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ENVS 230: Reports and Other Grey Literature

This guide will help you find resources to complete your work in ENVS 230

Sources of Grey Literature

As quoted by the Grey Literature International Steering Committee (GLISC) (see page 1), grey literature has been defined as:
Information produced on all levels of government, academics, business and industry in electronic and print formats not controlled by commercial publishing i.e. where publishing is not the primary activity of the producing body.

In other words, the work is not tied to or controlled by commercial publishers (like the companies that publish your textbooks), who seek profit on the research or information produced.  Grey literature is self-published and typically comes from:

  • Government agencies
  • Research institutes
  • Organizations or companies
  • Associations

While not having gone under traditional "peer review", grey literature is an excellent source when researching topics when governmental departments, non-governmental organizations, and other interested groups who are not working within academia are likely to be producing and disseminating information.

Reports generated by all levels of government are considered grey literature. These reports are often available via governmental websites, but are also found in library catalogues and databases. These reports are written by experts working within the government, and are an excellent source of information.

Tips for finding government reports:

  • If you are looking for older reports, they were often printed and are kept in library collections. You can search by the author using the ministry or department as the author
  • Newer reports are available on ministry and department websites. Government websites are often re-designed, and sometimes the location of these reports is hard to find. Press releases announcing reports will often link to the report itself, or you can use advanced Google search operators (see below) to search for reports on the website.

Some places to start:

Legislation and regulations are also important resources to consider in your search. Federal and provincial legislation and regulations are available online. When searching it's important to know who is responsible for legislating and regulating the area in question - this information is typically available on ministry and departmental websites.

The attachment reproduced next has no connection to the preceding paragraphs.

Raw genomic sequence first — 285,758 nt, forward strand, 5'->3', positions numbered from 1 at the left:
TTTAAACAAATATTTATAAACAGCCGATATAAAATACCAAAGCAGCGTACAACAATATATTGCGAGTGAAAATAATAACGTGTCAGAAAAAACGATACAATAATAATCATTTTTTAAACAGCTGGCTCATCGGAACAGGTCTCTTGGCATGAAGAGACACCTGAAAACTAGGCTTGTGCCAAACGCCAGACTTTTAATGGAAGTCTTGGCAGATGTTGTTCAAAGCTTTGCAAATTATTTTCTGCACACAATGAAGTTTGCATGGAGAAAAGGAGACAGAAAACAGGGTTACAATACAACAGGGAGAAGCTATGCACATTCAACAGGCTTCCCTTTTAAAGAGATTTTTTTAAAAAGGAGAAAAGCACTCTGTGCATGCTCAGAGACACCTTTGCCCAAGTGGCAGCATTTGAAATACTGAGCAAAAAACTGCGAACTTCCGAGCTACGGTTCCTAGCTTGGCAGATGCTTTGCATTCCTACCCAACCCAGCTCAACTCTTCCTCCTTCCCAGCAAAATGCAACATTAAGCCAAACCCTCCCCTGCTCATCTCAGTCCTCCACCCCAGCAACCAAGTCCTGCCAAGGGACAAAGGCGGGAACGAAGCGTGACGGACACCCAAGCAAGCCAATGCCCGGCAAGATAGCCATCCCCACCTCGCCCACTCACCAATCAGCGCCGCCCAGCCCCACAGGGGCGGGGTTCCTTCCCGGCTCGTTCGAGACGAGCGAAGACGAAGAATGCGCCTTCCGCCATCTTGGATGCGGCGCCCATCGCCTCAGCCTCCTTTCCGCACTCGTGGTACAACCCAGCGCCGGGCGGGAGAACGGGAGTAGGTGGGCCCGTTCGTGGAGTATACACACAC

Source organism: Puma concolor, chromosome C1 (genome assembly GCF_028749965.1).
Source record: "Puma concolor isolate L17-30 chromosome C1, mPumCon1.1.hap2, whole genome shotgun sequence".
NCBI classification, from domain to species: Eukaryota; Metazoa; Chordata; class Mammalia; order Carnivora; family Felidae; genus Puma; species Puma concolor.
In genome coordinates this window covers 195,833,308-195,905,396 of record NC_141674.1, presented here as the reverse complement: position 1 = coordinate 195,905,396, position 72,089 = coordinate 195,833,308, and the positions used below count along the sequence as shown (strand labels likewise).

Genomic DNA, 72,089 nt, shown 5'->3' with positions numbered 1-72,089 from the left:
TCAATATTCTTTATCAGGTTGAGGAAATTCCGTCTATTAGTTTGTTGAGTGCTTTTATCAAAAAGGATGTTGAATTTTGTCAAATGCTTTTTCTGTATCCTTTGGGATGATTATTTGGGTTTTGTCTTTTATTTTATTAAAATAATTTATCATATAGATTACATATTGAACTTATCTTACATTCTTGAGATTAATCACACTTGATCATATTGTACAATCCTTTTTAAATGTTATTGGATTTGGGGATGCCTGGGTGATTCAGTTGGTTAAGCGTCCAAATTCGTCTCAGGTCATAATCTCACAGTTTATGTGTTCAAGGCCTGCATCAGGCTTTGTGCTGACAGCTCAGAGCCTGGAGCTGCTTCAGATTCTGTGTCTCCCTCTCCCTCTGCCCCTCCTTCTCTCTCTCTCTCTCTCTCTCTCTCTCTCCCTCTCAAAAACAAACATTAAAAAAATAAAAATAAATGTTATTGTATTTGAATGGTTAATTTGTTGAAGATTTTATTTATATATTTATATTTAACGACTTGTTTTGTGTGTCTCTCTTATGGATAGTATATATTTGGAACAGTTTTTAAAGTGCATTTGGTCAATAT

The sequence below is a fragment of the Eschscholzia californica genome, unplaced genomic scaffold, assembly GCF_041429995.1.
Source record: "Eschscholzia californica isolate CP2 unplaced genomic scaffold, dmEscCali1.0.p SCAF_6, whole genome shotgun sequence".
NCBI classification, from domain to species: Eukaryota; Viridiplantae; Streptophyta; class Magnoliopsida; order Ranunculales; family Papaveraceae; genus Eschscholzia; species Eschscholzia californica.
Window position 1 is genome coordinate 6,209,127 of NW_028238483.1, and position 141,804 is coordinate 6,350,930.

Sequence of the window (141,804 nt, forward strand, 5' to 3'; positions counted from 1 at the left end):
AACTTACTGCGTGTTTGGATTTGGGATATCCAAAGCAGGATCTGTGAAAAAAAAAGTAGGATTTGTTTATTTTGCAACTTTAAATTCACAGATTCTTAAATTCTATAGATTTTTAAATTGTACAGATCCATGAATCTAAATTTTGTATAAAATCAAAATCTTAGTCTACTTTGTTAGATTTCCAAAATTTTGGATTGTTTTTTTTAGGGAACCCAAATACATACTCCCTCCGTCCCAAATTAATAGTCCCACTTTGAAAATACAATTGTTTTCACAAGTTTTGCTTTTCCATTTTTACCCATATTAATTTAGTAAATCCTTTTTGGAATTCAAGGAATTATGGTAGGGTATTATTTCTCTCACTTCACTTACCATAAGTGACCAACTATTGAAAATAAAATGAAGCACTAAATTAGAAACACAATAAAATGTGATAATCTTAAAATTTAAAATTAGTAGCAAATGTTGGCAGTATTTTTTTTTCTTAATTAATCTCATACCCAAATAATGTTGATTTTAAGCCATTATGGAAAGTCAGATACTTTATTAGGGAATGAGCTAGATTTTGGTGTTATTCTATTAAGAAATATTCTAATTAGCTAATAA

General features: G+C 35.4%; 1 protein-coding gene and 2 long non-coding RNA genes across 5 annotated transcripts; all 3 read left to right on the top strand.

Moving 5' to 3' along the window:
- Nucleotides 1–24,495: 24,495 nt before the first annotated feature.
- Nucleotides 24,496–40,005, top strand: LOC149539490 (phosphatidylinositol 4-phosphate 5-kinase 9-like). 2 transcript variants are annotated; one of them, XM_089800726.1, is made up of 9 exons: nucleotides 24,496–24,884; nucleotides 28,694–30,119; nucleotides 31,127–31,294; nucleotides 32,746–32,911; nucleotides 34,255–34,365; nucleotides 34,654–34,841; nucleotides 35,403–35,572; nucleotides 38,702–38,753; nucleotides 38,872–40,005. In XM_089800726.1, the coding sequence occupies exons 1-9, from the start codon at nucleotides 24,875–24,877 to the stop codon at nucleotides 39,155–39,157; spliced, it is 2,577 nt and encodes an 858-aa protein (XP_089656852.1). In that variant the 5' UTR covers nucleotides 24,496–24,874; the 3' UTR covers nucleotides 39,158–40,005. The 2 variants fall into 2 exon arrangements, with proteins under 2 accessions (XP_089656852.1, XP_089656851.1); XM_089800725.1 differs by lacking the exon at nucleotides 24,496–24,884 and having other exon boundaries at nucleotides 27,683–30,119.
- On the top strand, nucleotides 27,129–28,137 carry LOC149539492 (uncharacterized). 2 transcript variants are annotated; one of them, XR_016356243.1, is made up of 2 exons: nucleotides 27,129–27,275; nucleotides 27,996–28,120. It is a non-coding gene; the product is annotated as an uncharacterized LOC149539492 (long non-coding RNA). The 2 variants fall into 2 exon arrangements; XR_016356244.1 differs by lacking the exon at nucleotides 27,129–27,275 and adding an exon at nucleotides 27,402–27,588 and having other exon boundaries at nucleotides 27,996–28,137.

Stakeholders and rightsholders will also create and disseminate reports, often through their websites. As with government-generated reports, these are written by experts in their fields, but outside the realm of academic publishing. This category includes Indigenous Nations, advocacy groups,  ENGOs,

Search tips:

  • Use your knowledge of the topic to think of which groups would consider themselves stakeholders and rightsholders. You may find additional information in press coverage, social media posts, and academic articles.
  • Once you have identified these groups, find their online presence - check out their websites (especially the 'About Us' sections), and see what others say about these organizations.
  • Organizations will often have a publications section for their reports - you can also use advanced Google search operators (see below) to quickly search their websites.


Some Examples of Reports:

Advanced Google Searching - the key to efficient searching

Using built-in website searches is often an inefficient way of searching, especially if you are looking for very specific items or information. You can use Google to search for some very specific items, either by using search operators or by using the advanced search interface to limit your results.

Using "site" and "filetype" limiters

Here is an example of a search using Google search operators. This one is looking for the search terms "natural resources", is only looking at websites that end in ".ca", and only giving me PDF files. These search operators are described in more detail below

"site:" and "filetype:" are the two most useful search operators when looking for grey literature.

"site:" allows you to limit your search to a specific website or domain ending. For example, would limit your search results to those found on the UNBC website. would search all websites ending in ".ca". It is important to not put a space between site: and the site you are searching

"filetype:" limits your search results to a specific filetype. When looking for grey literature we typically wants PDFs - including filetype:pdf in your search will only return results that are PDF files.

You can also use the Google Advanced Search interface to limit your search to specific web domains and file types

Subject Librarian

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Susie Wilson